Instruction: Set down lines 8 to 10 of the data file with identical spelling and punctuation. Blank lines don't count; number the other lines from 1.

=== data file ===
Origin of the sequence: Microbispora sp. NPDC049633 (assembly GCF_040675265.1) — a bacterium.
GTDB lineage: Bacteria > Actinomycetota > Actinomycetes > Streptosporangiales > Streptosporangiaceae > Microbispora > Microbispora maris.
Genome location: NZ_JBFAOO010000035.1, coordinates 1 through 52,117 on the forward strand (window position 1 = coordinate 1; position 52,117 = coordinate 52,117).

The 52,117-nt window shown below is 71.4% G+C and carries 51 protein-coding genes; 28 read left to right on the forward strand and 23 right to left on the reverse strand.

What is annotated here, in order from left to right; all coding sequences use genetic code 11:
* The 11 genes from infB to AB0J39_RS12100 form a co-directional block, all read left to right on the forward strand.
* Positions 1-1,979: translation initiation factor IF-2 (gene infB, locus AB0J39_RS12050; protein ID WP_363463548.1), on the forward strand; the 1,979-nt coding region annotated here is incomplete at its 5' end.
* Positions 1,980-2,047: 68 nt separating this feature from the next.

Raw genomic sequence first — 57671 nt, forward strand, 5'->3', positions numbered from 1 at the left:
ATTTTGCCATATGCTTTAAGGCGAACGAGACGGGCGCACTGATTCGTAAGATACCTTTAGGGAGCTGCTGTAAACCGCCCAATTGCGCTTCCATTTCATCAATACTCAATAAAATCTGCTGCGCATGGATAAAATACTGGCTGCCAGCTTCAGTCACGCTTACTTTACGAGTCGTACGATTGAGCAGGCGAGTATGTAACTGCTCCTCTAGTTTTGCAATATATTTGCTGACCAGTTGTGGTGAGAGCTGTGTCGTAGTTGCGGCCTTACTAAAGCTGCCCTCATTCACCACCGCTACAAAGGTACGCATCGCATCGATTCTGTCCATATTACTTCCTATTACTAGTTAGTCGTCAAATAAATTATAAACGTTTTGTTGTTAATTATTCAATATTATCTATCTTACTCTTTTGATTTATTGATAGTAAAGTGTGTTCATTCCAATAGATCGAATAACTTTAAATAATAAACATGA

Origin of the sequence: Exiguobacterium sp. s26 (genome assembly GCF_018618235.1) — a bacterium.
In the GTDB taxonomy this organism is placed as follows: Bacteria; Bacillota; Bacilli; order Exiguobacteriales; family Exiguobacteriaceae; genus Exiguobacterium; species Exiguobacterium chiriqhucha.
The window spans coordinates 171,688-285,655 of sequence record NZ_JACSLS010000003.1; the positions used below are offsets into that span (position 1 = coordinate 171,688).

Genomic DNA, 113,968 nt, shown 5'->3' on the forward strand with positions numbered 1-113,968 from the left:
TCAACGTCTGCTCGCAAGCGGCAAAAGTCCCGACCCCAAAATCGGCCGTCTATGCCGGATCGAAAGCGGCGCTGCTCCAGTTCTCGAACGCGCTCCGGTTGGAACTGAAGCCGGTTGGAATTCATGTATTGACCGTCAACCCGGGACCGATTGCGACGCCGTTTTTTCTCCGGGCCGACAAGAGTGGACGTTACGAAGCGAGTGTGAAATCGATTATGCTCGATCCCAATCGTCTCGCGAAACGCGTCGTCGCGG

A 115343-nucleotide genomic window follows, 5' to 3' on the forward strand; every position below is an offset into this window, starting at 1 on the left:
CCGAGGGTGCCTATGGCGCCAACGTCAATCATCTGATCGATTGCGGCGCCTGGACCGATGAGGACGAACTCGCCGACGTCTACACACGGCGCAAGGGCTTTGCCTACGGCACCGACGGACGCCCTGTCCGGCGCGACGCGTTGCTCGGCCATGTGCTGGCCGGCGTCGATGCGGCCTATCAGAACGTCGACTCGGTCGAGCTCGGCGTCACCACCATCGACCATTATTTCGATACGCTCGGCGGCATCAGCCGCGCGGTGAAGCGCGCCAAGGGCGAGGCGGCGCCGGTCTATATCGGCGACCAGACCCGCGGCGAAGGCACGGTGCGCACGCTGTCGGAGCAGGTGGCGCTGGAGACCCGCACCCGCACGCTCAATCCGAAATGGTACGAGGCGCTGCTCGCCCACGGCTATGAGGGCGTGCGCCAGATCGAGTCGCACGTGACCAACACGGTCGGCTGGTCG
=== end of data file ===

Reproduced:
* Positions 1,980-2,047: 68 nt separating this feature from the next.

Raw genomic sequence first — 57671 nt, forward strand, 5'->3', positions numbered from 1 at the left:
ATTTTGCCATATGCTTTAAGGCGAACGAGACGGGCGCACTGATTCGTAAGATACCTTTAGGGAGCTGCTGTAAACCGCCCAATTGCGCTTCCATTTCATCAATACTCAATAAAATCTGCTGCGCATGGATAAAATACTGGCTGCCAGCTTCAGTCACGCTTACTTTACGAGTCGTACGATTGAGCAGGCGAGTATGTAACTGCTCCTCTAGTTTTGCAATATATTTGCTGACCAGTTGTGGTGAGAGCTGTGTCGTAGTTGCGGCCTTACTAAAGCTGCCCTCATTCACCACCGCTACAAAGGTACGCATCGCATCGATTCTGTCCATATTACTTCCTATTACTAGTTAGTCGTCAAATAAATTATAAACGTTTTGTTGTTAATTATTCAATATTATCTATCTTACTCTTTTGATTTATTGATAGTAAAGTGTGTTCATTCCAATAGATCGAATAACTTTAAATAATAAACATGA